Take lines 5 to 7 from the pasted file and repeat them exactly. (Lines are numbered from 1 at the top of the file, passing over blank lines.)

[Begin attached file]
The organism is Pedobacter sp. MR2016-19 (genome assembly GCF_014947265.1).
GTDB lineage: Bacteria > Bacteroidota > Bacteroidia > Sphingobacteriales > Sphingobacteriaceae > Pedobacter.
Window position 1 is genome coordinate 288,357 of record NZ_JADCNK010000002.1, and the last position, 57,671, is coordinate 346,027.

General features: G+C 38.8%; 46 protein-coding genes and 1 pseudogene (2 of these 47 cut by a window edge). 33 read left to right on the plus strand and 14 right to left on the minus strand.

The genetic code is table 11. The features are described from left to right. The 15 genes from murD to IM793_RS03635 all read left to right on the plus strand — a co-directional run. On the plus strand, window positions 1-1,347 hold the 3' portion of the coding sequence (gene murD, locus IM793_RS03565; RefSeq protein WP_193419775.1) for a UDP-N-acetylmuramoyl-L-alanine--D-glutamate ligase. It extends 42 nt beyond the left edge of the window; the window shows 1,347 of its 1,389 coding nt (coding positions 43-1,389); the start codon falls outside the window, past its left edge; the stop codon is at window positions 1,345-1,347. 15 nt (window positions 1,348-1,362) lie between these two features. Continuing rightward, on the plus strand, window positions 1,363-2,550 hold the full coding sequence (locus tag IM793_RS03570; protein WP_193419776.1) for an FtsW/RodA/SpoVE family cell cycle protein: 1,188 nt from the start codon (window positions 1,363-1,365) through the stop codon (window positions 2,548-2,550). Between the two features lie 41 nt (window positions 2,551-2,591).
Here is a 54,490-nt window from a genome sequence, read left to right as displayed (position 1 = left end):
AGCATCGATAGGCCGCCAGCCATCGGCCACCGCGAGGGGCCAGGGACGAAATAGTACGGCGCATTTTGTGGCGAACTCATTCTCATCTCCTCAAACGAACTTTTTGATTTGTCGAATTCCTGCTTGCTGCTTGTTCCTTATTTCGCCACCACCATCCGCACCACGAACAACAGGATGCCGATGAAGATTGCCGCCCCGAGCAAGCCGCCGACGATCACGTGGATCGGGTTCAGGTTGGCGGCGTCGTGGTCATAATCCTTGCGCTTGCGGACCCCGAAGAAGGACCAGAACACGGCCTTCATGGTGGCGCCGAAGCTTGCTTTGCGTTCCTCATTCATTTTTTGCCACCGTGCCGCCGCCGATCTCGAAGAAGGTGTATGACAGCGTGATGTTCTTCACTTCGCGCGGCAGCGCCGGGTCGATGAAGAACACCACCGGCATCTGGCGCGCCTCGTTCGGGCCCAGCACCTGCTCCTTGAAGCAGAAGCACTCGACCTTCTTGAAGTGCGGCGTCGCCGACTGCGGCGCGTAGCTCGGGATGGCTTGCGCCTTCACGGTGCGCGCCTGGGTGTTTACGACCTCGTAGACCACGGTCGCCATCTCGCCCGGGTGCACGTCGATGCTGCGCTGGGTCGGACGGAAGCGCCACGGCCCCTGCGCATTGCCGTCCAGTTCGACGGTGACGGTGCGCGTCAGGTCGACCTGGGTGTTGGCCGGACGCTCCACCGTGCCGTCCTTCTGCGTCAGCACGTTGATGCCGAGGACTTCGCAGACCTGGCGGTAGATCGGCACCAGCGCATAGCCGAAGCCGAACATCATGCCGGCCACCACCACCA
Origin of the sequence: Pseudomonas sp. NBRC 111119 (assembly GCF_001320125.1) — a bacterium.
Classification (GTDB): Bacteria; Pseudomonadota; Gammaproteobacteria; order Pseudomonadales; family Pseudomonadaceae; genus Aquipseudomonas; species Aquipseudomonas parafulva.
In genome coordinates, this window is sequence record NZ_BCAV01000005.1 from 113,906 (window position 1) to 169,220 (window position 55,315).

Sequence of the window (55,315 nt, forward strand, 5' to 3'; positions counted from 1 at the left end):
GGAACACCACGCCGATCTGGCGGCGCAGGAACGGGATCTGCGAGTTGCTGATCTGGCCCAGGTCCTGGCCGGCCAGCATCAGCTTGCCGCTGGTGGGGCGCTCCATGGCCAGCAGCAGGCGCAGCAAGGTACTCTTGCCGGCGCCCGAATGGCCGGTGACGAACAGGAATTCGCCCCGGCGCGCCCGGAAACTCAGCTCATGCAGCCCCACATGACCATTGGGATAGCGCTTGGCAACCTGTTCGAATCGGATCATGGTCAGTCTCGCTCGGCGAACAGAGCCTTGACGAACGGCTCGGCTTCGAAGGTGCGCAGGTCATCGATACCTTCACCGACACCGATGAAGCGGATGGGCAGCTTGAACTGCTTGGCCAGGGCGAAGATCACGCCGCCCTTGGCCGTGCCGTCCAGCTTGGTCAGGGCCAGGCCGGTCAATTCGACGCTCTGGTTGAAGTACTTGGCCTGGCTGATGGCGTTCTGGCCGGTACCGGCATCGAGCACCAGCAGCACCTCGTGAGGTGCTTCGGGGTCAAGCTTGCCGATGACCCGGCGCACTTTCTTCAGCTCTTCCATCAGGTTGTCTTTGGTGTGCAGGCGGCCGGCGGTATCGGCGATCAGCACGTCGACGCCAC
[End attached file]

The genetic code is table 11. The features are described from left to right. The 15 genes from murD to IM793_RS03635 all read left to right on the plus strand — a co-directional run. On the plus strand, window positions 1-1,347 hold the 3' portion of the coding sequence (gene murD, locus IM793_RS03565; RefSeq protein WP_193419775.1) for a UDP-N-acetylmuramoyl-L-alanine--D-glutamate ligase. It extends 42 nt beyond the left edge of the window; the window shows 1,347 of its 1,389 coding nt (coding positions 43-1,389); the start codon falls outside the window, past its left edge; the stop codon is at window positions 1,345-1,347. 15 nt (window positions 1,348-1,362) lie between these two features. Continuing rightward, on the plus strand, window positions 1,363-2,550 hold the full coding sequence (locus tag IM793_RS03570; protein WP_193419776.1) for an FtsW/RodA/SpoVE family cell cycle protein: 1,188 nt from the start codon (window positions 1,363-1,365) through the stop codon (window positions 2,548-2,550). Between the two features lie 41 nt (window positions 2,551-2,591).
Here is a 54,490-nt window from a genome sequence, read left to right as displayed (position 1 = left end):
AGCATCGATAGGCCGCCAGCCATCGGCCACCGCGAGGGGCCAGGGACGAAATAGTACGGCGCATTTTGTGGCGAACTCATTCTCATCTCCTCAAACGAACTTTTTGATTTGTCGAATTCCTGCTTGCTGCTTGTTCCTTATTTCGCCACCACCATCCGCACCACGAACAACAGGATGCCGATGAAGATTGCCGCCCCGAGCAAGCCGCCGACGATCACGTGGATCGGGTTCAGGTTGGCGGCGTCGTGGTCATAATCCTTGCGCTTGCGGACCCCGAAGAAGGACCAGAACACGGCCTTCATGGTGGCGCCGAAGCTTGCTTTGCGTTCCTCATTCATTTTTTGCCACCGTGCCGCCGCCGATCTCGAAGAAGGTGTATGACAGCGTGATGTTCTTCACTTCGCGCGGCAGCGCCGGGTCGATGAAGAACACCACCGGCATCTGGCGCGCCTCGTTCGGGCCCAGCACCTGCTCCTTGAAGCAGAAGCACTCGACCTTCTTGAAGTGCGGCGTCGCCGACTGCGGCGCGTAGCTCGGGATGGCTTGCGCCTTCACGGTGCGCGCCTGGGTGTTTACGACCTCGTAGACCACGGTCGCCATCTCGCCCGGGTGCACGTCGATGCTGCGCTGGGTCGGACGGAAGCGCCACGGCCCCTGCGCATTGCCGTCCAGTTCGACGGTGACGGTGCGCGTCAGGTCGACCTGGGTGTTGGCCGGACGCTCCACCGTGCCGTCCTTCTGCGTCAGCACGTTGATGCCGAGGACTTCGCAGACCTGGCGGTAGATCGGCACCAGCGCATAGCCGAAGCCGAACATCATGCCGGCCACCACCACCA